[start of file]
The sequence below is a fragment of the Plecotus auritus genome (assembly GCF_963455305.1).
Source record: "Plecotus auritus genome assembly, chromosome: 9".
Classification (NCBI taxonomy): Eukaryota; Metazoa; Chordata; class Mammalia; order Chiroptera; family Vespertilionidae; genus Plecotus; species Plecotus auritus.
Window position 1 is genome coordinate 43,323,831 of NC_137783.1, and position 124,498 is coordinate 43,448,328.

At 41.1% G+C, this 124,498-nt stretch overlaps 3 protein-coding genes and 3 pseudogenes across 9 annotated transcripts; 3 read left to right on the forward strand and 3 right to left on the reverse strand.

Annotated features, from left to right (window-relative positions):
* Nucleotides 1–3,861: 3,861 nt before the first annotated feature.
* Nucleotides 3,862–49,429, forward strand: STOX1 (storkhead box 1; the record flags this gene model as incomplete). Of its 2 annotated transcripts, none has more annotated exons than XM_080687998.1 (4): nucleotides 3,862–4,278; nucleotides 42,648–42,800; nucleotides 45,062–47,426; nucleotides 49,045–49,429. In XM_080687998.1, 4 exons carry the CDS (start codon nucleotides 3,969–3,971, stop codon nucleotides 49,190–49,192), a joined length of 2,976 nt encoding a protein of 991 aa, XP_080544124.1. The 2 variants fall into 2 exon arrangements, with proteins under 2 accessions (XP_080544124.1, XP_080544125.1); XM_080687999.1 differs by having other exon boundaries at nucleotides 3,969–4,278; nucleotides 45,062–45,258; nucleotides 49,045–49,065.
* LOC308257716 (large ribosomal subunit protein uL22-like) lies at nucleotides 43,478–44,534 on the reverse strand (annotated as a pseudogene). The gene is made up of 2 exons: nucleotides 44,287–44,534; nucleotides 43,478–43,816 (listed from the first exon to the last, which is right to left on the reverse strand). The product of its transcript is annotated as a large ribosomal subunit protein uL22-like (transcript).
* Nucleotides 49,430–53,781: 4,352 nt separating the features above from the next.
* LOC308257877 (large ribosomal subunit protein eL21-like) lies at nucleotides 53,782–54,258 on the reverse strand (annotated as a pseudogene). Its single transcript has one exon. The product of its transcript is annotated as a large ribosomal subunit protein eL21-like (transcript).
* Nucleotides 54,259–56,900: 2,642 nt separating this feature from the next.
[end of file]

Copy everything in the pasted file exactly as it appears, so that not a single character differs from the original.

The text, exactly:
The sequence below is a fragment of the Plecotus auritus genome (assembly GCF_963455305.1).
Source record: "Plecotus auritus genome assembly, chromosome: 9".
Classification (NCBI taxonomy): Eukaryota; Metazoa; Chordata; class Mammalia; order Chiroptera; family Vespertilionidae; genus Plecotus; species Plecotus auritus.
Window position 1 is genome coordinate 43,323,831 of NC_137783.1, and position 124,498 is coordinate 43,448,328.

At 41.1% G+C, this 124,498-nt stretch overlaps 3 protein-coding genes and 3 pseudogenes across 9 annotated transcripts; 3 read left to right on the forward strand and 3 right to left on the reverse strand.

Annotated features, from left to right (window-relative positions):
* Nucleotides 1–3,861: 3,861 nt before the first annotated feature.
* Nucleotides 3,862–49,429, forward strand: STOX1 (storkhead box 1; the record flags this gene model as incomplete). Of its 2 annotated transcripts, none has more annotated exons than XM_080687998.1 (4): nucleotides 3,862–4,278; nucleotides 42,648–42,800; nucleotides 45,062–47,426; nucleotides 49,045–49,429. In XM_080687998.1, 4 exons carry the CDS (start codon nucleotides 3,969–3,971, stop codon nucleotides 49,190–49,192), a joined length of 2,976 nt encoding a protein of 991 aa, XP_080544124.1. The 2 variants fall into 2 exon arrangements, with proteins under 2 accessions (XP_080544124.1, XP_080544125.1); XM_080687999.1 differs by having other exon boundaries at nucleotides 3,969–4,278; nucleotides 45,062–45,258; nucleotides 49,045–49,065.
* LOC308257716 (large ribosomal subunit protein uL22-like) lies at nucleotides 43,478–44,534 on the reverse strand (annotated as a pseudogene). The gene is made up of 2 exons: nucleotides 44,287–44,534; nucleotides 43,478–43,816 (listed from the first exon to the last, which is right to left on the reverse strand). The product of its transcript is annotated as a large ribosomal subunit protein uL22-like (transcript).
* Nucleotides 49,430–53,781: 4,352 nt separating the features above from the next.
* LOC308257877 (large ribosomal subunit protein eL21-like) lies at nucleotides 53,782–54,258 on the reverse strand (annotated as a pseudogene). Its single transcript has one exon. The product of its transcript is annotated as a large ribosomal subunit protein eL21-like (transcript).
* Nucleotides 54,259–56,900: 2,642 nt separating this feature from the next.